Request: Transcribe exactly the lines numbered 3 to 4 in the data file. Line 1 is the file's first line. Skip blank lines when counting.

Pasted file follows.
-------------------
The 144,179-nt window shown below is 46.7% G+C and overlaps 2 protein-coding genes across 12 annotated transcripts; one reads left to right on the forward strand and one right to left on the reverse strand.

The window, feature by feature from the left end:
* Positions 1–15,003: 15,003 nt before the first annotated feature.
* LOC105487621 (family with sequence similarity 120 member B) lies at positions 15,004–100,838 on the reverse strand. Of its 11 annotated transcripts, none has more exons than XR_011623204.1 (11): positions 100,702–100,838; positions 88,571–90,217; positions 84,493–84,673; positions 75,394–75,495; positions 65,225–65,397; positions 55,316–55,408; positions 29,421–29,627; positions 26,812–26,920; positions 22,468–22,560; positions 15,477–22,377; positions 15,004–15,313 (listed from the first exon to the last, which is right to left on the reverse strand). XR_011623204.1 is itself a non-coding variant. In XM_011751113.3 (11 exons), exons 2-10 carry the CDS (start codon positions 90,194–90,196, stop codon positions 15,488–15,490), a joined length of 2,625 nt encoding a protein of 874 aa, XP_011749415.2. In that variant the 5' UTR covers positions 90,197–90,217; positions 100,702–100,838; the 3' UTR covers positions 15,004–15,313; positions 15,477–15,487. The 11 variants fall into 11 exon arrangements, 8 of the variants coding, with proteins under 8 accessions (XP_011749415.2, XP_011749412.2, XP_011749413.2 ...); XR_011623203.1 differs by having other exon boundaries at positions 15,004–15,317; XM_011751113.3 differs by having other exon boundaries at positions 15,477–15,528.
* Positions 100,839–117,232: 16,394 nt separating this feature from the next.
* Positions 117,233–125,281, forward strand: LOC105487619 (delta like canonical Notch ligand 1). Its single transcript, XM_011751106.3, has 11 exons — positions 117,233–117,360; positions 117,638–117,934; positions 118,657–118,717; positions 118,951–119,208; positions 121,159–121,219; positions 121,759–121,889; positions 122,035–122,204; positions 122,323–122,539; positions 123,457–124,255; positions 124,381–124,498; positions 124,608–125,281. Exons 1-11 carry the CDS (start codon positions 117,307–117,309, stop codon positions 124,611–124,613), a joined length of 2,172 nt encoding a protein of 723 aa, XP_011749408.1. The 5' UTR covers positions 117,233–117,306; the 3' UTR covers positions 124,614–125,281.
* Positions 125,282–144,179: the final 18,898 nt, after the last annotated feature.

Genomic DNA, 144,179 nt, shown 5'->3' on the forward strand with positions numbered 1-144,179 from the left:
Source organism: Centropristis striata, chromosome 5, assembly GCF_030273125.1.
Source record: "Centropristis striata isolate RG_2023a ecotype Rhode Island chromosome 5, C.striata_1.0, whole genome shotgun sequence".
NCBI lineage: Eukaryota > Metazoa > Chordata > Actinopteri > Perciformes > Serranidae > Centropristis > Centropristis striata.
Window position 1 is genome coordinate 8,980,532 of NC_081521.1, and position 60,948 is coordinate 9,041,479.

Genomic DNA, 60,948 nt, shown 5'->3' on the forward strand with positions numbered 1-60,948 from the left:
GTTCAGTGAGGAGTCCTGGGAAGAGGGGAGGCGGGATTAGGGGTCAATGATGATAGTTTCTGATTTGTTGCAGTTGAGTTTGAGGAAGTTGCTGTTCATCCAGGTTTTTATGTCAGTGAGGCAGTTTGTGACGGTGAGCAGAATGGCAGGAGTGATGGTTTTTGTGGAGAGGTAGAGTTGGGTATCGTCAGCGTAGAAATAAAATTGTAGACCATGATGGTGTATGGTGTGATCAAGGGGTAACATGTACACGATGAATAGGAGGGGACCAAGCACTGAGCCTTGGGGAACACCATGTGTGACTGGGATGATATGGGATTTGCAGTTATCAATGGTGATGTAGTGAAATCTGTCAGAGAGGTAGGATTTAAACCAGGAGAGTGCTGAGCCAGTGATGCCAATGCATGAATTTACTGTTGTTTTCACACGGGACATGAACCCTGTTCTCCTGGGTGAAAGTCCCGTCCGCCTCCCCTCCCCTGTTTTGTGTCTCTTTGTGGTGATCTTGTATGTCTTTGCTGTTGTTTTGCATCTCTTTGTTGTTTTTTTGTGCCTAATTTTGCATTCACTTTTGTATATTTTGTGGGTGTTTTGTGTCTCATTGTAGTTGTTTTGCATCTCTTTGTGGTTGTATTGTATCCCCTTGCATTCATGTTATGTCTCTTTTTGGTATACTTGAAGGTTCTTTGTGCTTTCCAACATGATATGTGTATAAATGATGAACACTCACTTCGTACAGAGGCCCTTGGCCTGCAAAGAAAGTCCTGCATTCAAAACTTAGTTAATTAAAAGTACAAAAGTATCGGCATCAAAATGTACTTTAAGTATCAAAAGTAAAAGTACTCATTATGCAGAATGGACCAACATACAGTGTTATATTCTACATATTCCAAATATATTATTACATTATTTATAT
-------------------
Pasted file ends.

* Positions 1–15,003: 15,003 nt before the first annotated feature.
* LOC105487621 (family with sequence similarity 120 member B) lies at positions 15,004–100,838 on the reverse strand. Of its 11 annotated transcripts, none has more exons than XR_011623204.1 (11): positions 100,702–100,838; positions 88,571–90,217; positions 84,493–84,673; positions 75,394–75,495; positions 65,225–65,397; positions 55,316–55,408; positions 29,421–29,627; positions 26,812–26,920; positions 22,468–22,560; positions 15,477–22,377; positions 15,004–15,313 (listed from the first exon to the last, which is right to left on the reverse strand). XR_011623204.1 is itself a non-coding variant. In XM_011751113.3 (11 exons), exons 2-10 carry the CDS (start codon positions 90,194–90,196, stop codon positions 15,488–15,490), a joined length of 2,625 nt encoding a protein of 874 aa, XP_011749415.2. In that variant the 5' UTR covers positions 90,197–90,217; positions 100,702–100,838; the 3' UTR covers positions 15,004–15,313; positions 15,477–15,487. The 11 variants fall into 11 exon arrangements, 8 of the variants coding, with proteins under 8 accessions (XP_011749415.2, XP_011749412.2, XP_011749413.2 ...); XR_011623203.1 differs by having other exon boundaries at positions 15,004–15,317; XM_011751113.3 differs by having other exon boundaries at positions 15,477–15,528.